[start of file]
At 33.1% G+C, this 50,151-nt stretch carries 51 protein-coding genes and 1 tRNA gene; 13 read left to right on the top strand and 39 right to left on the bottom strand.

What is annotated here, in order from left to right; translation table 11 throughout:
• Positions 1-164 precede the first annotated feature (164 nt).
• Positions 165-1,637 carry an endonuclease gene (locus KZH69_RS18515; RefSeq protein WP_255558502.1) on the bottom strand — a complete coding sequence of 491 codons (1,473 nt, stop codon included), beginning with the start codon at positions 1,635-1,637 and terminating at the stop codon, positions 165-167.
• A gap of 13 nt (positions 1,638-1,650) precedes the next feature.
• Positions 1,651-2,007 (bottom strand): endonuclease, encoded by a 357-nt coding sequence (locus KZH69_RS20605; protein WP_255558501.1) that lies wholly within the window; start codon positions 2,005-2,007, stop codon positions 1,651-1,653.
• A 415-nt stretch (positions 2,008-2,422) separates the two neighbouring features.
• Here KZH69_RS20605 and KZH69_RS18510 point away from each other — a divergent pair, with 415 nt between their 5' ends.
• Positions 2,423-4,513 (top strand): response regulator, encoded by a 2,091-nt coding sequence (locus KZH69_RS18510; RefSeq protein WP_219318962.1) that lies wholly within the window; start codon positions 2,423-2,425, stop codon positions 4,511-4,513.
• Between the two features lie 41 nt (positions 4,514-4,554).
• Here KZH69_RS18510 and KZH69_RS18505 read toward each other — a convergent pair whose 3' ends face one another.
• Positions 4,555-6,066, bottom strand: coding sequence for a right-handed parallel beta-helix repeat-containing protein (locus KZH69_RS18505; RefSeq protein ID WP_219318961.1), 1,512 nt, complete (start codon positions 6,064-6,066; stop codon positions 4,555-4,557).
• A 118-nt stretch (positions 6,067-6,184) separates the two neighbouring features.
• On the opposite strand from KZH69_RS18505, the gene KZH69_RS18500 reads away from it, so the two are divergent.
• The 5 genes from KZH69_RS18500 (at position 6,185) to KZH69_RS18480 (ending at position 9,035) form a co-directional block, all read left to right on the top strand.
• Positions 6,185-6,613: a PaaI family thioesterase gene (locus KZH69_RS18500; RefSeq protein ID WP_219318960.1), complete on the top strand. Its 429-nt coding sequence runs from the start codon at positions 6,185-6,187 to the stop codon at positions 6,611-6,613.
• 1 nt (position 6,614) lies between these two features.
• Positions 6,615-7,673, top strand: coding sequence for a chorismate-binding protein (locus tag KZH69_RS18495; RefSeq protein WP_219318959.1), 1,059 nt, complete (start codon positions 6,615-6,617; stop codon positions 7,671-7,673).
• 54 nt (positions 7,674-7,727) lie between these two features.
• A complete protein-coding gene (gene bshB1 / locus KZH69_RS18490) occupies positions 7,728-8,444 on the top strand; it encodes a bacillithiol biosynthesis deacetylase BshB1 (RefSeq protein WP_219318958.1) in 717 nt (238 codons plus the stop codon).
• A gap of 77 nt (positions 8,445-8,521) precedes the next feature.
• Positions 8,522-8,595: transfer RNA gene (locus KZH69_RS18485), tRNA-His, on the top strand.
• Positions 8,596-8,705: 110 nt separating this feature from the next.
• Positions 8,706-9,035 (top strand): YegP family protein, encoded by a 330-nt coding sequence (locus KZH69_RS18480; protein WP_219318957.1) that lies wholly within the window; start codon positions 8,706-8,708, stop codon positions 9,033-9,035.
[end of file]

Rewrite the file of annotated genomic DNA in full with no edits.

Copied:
At 33.1% G+C, this 50,151-nt stretch carries 51 protein-coding genes and 1 tRNA gene; 13 read left to right on the top strand and 39 right to left on the bottom strand.

What is annotated here, in order from left to right; translation table 11 throughout:
• Positions 1-164 precede the first annotated feature (164 nt).
• Positions 165-1,637 carry an endonuclease gene (locus KZH69_RS18515; RefSeq protein WP_255558502.1) on the bottom strand — a complete coding sequence of 491 codons (1,473 nt, stop codon included), beginning with the start codon at positions 1,635-1,637 and terminating at the stop codon, positions 165-167.
• A gap of 13 nt (positions 1,638-1,650) precedes the next feature.
• Positions 1,651-2,007 (bottom strand): endonuclease, encoded by a 357-nt coding sequence (locus KZH69_RS20605; protein WP_255558501.1) that lies wholly within the window; start codon positions 2,005-2,007, stop codon positions 1,651-1,653.
• A 415-nt stretch (positions 2,008-2,422) separates the two neighbouring features.
• Here KZH69_RS20605 and KZH69_RS18510 point away from each other — a divergent pair, with 415 nt between their 5' ends.
• Positions 2,423-4,513 (top strand): response regulator, encoded by a 2,091-nt coding sequence (locus KZH69_RS18510; RefSeq protein WP_219318962.1) that lies wholly within the window; start codon positions 2,423-2,425, stop codon positions 4,511-4,513.
• Between the two features lie 41 nt (positions 4,514-4,554).
• Here KZH69_RS18510 and KZH69_RS18505 read toward each other — a convergent pair whose 3' ends face one another.
• Positions 4,555-6,066, bottom strand: coding sequence for a right-handed parallel beta-helix repeat-containing protein (locus KZH69_RS18505; RefSeq protein ID WP_219318961.1), 1,512 nt, complete (start codon positions 6,064-6,066; stop codon positions 4,555-4,557).
• A 118-nt stretch (positions 6,067-6,184) separates the two neighbouring features.
• On the opposite strand from KZH69_RS18505, the gene KZH69_RS18500 reads away from it, so the two are divergent.
• The 5 genes from KZH69_RS18500 (at position 6,185) to KZH69_RS18480 (ending at position 9,035) form a co-directional block, all read left to right on the top strand.
• Positions 6,185-6,613: a PaaI family thioesterase gene (locus KZH69_RS18500; RefSeq protein ID WP_219318960.1), complete on the top strand. Its 429-nt coding sequence runs from the start codon at positions 6,185-6,187 to the stop codon at positions 6,611-6,613.
• 1 nt (position 6,614) lies between these two features.
• Positions 6,615-7,673, top strand: coding sequence for a chorismate-binding protein (locus tag KZH69_RS18495; RefSeq protein WP_219318959.1), 1,059 nt, complete (start codon positions 6,615-6,617; stop codon positions 7,671-7,673).
• 54 nt (positions 7,674-7,727) lie between these two features.
• A complete protein-coding gene (gene bshB1 / locus KZH69_RS18490) occupies positions 7,728-8,444 on the top strand; it encodes a bacillithiol biosynthesis deacetylase BshB1 (RefSeq protein WP_219318958.1) in 717 nt (238 codons plus the stop codon).
• A gap of 77 nt (positions 8,445-8,521) precedes the next feature.
• Positions 8,522-8,595: transfer RNA gene (locus KZH69_RS18485), tRNA-His, on the top strand.
• Positions 8,596-8,705: 110 nt separating this feature from the next.
• Positions 8,706-9,035 (top strand): YegP family protein, encoded by a 330-nt coding sequence (locus KZH69_RS18480; protein WP_219318957.1) that lies wholly within the window; start codon positions 8,706-8,708, stop codon positions 9,033-9,035.